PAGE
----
This afternoon, more than 1000 early childhood educators will walk off the job early.
Dozens of childcare centres around the country will close their doors at 3.20pm as their staff protest the persistently low wages afforded to early educators.
Today, on International Women’s Day, we must acknowledge the contribution child care has made in allowing more women to re-enter the work force after starting a family. The ability to access early education has played an important role in boosting female workforce participation and in reducing the gender pay gap.
But on today of all days, we also need to be thinking of the people who keep our child care system going. These people are overwhelmingly women - 97 per cent of educators are female.
In thinking about this issue, it is important to recognise the nature of our modern early education system. The role of early educators has changed substantially over the years. Australia now has a National Quality Framework for early education which requires professional qualifications and standards. Our educators are certainly not unskilled baby-sitters. Their jobs are definitely not, as Senator Leyonheljm recently described, confined to ‘wiping noses and stopping the kids from killing each other’.
There is clear evidence to show the powerful ability early education has to assist in solving social problems and in addressing inequality in our community. We know that vulnerable and disadvantaged children have the most to gain from quality care in these early years.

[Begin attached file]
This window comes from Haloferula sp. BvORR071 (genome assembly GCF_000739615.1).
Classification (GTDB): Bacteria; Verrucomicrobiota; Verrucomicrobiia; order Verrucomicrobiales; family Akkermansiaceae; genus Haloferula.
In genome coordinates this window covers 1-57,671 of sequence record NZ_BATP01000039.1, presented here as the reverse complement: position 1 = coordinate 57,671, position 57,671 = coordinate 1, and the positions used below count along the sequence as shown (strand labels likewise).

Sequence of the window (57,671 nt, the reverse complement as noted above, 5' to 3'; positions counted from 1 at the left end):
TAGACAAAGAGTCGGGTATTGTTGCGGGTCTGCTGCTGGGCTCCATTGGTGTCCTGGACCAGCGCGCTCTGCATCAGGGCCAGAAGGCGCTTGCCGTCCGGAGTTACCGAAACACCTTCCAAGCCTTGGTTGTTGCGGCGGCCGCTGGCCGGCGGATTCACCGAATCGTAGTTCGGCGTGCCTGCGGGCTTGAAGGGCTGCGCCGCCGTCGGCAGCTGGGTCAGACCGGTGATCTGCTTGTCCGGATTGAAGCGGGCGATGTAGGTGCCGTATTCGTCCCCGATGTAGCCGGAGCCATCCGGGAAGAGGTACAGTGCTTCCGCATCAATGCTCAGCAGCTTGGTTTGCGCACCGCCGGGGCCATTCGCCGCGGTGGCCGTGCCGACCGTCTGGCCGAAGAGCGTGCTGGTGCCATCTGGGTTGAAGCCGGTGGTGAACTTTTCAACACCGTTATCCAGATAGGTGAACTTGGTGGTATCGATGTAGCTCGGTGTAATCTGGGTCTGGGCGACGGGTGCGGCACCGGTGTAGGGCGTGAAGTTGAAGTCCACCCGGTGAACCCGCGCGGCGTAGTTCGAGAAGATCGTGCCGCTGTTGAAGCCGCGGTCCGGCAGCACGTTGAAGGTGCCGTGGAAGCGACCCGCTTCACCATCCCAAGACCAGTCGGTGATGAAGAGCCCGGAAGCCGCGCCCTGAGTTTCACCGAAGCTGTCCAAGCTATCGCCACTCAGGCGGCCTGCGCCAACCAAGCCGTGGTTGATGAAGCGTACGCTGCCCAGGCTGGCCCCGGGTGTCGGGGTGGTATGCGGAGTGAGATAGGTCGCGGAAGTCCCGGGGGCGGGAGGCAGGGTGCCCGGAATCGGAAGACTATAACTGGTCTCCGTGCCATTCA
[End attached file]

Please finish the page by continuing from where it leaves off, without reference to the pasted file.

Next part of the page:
We also know that 90 per cent of a child’s brain development occurs in the first five years. Children who have access to quality early education go on to have better results at school, in employment and in life.
The reality is that as the quality and standards of early education in Australia have improved, the pay for its educators has not kept up. This is a real problem and it is apparent in the high turnover of staff - many educators leave child care roles to pursue other careers.
Our early educators do an incredibly important job. Child care workers show an extraordinary amount of professionalism, dedication and compassion in their jobs every day.
The positive influence early educators have in these formative years cannot be overstated. These workers are now very much responsible for laying the foundations of learning and the development of our next generation.
Something is very wrong when those with charge of our youngest minds are earning less than half the average national wage. Most educators do their job because they love it, not because it is highly paid. But love does not pay the bills.
Australian early educations are now pursuing a pay case on the grounds that the feminised nature of the sector has contributed to their stalled rates of pay. They argue that early educators are earning less than male-dominated industries that involve similar qualifications, skills and responsibilities.
It’s really important that they are successful – both for their own financial security and out of respect for the hard work they do. But it is also important for parents who want the peace of mind in knowing that when they drop their child off, they will be in the care of someone they know and trust.
This should matter to everyone who values early education and child care. Our early educators play an important role in supporting women in the workforce. They should receive our support in return.